The Buchen (Odenwald) Railway Station lies on the stretch of rail going from Seckach to Miltenberg (KBS 709, also called the Madonnenlandbahn), which has a further stop in East Buchen (Buchen Ost). Railway services are run by the Westfrankenbahn. The ÖPNV (Open Personal Suburban Transport) provides buses in the Rhine-Neckar transport area.

Stuttgart Airport and Frankfurt (am Main) Airport are both about 100 km away. The aerodrome is the Walldürn Airfield. The nearest inland port is Wertheim am Main.

Authorities, Courts and Public Establishments

Buchen is the seat of a local court (Amtsgericht), which belongs to the court circuit of Mosbach. Furthermore, in Buchen-Hainstadt is the headquarters of the regional office of the Archbishopric of Freiburg for the region of Odenwald-Tauber, to which belong the Deanery of Mosbach-Buchen and the home of the Bishop of Tauber.

Educational institutions

Buchen has a wide variety of schools, as a result of which many students commute daily to the former county town. There is a technical vocational school, with a high school for those who want to specialize in engineering or information technology; a high school for general education; a technical school for social education; a home economics school; as well as several secondary modern schools, junior schools, primary schools and special schools.


Buchen has a correspondent's office of South-West Broadcasting (Südwestrundfunk) and since 1951 there has been a transmitter for the company (the Buchen-Walldürn transmitter) in the north-west of the city, in Walldürne Strasse. Until 1993, the first station of South-West Broadcasting was being broadcast over this transmitter on the middle-wave frequency 1485 kHz, although the support for the antenna was a 60 metre high unharnessed, steel framed mast, that served as a self-beaming mast fed from the nadir and insulated against earthing. 1993 the medium wave service was tweaked and the ultra short wave antenna on its tip was expanded. As a result, it was not only increased in height, but also made to cover a greater area. Since there were no more plans to receive the medium wave transmissions, the guy-wires of the uppermost level were not provided with isolators.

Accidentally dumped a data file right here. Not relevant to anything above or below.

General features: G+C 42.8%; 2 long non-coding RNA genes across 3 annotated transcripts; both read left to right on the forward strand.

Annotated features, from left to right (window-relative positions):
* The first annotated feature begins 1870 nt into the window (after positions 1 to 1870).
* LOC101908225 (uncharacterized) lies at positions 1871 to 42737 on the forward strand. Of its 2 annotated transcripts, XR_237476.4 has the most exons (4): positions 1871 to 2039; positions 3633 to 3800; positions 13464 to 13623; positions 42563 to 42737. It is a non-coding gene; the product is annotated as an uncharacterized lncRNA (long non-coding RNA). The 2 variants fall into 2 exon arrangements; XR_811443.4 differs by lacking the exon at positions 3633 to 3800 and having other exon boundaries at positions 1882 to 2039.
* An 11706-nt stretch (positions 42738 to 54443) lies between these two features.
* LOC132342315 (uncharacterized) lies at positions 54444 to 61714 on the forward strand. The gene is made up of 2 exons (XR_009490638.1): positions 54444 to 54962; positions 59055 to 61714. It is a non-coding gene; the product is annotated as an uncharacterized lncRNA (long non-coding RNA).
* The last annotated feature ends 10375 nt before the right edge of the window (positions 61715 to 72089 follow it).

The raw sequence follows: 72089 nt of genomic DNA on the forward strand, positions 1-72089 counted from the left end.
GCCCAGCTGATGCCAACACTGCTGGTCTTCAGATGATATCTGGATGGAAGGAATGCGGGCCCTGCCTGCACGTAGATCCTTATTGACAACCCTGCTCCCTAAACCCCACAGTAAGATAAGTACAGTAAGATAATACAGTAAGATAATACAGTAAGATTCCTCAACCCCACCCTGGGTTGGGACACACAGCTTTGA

Frequency Station ERP
91,9 MHz SWR 1 100 W
94,1 MHz SWR 3 50 W
97,1 MHz SWR 2 100 W
100,6 MHz DasDing 100 W
107,5 MHz SWR 4 25 kW

Culture and sights

Display of Buchen carnival characters in the Faschenachtsmuseum

Buchen lies on the Siegfried Way (Siefriedstrasse), a tourist road, which takes people to many worthwhile sights.


Museums and cultural institutions

The stalactite cave in Eberstadt

The 'Wedding Cake'; the Stalactite Cave in Eberstadt

The Stalactite Cave (Tropfsteinhöhle) in Eberstadt is approximately 600 metres long and between one and two million years old. Since 1973 tourists have been shown round it. (It forms part of the Geo-Naturpark Bergstrasse-Odenwald). It contains a rich range of stalactites, including very slender examples and extremely conical stalagmites, flags of calc-sinter, terraces of calc-sinter and crystals. Since the cave remained sealed after its discovery and tours took place from the very beginning using electric light, the stalactites are still predominantly as white as chalk, as opposed to most of the older German caves that are shown to the public, where the use of candles and flaming torches caused the stalactites to go blackish.

Further sights and buildings

The Narrenbrunnen fountain (by Joseph Neustifter) in the Upper Marketplace depicts characters from Buchen's carnival, including the legendary naked Blecker (foreground, left)

Regular Events

Famous Personalities

Sons and Daughters of the City

Gottfried Bessel 1730

Other personalities, who worked in Buchen

Wikimedia Commons has media related to Buchen (Odenwald).


  1. "Gemeinden in Deutschland nach Fläche, Bevölkerung und Postleitzahl am 30.09.2016". Statistisches Bundesamt (in German). 2016.
  2. http://www.buchen.de/images/stories/downloads/hauptsatzung2006.pdf[]
  3. ↑ Das Land Baden-Württemberg. Amtliche Beschreibung nach Kreisen und Gemeinden. Band V: Regierungsbezirk Karlsruhe Kohlhammer, Stuttgart 1976, ISBN 3-17-002542-2. S. 263–270